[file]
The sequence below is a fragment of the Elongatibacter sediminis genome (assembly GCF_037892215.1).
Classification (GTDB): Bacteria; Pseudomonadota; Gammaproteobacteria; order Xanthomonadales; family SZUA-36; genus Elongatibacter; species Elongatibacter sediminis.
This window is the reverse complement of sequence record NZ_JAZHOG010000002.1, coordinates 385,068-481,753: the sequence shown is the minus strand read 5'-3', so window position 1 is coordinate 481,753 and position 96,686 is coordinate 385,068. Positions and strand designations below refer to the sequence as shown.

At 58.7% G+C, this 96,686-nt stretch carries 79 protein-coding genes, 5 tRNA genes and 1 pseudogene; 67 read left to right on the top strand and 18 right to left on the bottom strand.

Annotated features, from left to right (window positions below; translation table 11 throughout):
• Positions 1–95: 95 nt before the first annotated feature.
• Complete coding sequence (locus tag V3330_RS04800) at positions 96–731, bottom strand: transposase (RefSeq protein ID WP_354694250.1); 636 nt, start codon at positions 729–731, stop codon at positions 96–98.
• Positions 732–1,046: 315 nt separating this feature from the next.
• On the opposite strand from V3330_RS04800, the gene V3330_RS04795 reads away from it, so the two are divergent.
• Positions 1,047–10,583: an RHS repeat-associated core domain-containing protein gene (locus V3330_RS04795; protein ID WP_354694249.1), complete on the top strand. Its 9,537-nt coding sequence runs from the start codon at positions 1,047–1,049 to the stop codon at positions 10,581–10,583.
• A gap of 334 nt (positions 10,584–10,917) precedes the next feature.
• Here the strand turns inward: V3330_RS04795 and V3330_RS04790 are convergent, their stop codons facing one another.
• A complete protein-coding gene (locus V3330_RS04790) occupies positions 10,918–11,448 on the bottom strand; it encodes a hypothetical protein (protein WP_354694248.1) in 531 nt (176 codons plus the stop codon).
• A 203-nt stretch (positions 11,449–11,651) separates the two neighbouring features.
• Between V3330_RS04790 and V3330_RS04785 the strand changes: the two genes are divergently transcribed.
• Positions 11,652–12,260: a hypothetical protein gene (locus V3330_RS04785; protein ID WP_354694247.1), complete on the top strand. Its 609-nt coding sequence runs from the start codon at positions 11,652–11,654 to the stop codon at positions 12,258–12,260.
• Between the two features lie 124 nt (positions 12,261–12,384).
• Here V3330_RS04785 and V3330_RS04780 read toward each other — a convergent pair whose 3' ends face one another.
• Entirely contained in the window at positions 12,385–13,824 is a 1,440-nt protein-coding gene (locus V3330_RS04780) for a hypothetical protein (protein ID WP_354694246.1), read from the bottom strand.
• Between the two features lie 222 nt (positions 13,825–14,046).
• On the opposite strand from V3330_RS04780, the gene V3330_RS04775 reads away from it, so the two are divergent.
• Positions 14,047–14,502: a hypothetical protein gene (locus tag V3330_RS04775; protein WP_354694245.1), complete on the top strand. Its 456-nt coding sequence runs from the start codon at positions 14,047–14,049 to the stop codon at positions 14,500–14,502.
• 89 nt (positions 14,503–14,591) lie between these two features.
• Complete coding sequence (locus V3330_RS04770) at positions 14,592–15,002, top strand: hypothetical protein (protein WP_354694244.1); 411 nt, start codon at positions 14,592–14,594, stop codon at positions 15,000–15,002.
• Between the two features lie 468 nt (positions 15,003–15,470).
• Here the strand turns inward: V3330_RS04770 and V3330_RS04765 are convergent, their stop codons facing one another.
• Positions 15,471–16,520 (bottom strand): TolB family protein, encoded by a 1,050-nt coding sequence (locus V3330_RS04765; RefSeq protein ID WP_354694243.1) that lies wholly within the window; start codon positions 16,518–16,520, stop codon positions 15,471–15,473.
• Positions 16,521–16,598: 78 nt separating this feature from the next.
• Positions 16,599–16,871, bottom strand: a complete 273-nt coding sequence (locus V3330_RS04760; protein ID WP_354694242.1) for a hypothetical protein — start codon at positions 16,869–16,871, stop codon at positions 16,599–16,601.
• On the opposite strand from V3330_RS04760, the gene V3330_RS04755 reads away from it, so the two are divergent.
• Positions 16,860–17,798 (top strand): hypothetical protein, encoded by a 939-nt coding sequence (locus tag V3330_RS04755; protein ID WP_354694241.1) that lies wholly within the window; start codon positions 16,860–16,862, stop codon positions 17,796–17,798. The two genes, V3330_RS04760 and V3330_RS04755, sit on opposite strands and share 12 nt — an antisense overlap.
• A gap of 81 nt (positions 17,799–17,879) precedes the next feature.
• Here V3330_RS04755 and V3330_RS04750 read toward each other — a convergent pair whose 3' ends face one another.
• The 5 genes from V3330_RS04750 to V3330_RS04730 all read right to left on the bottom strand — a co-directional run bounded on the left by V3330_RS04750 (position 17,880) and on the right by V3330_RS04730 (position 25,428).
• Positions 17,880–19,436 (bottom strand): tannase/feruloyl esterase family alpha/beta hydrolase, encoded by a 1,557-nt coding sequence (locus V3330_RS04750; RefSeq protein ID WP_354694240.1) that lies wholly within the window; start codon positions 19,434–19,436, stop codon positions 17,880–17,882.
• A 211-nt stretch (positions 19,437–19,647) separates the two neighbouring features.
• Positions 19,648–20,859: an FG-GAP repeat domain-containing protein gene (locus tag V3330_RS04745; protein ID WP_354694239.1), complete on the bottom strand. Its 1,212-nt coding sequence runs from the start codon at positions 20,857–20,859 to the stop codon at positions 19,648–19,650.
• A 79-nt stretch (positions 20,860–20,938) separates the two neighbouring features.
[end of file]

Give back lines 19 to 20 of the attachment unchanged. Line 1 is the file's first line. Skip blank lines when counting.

• Entirely contained in the window at positions 12,385–13,824 is a 1,440-nt protein-coding gene (locus V3330_RS04780) for a hypothetical protein (protein ID WP_354694246.1), read from the bottom strand.
• Between the two features lie 222 nt (positions 13,825–14,046).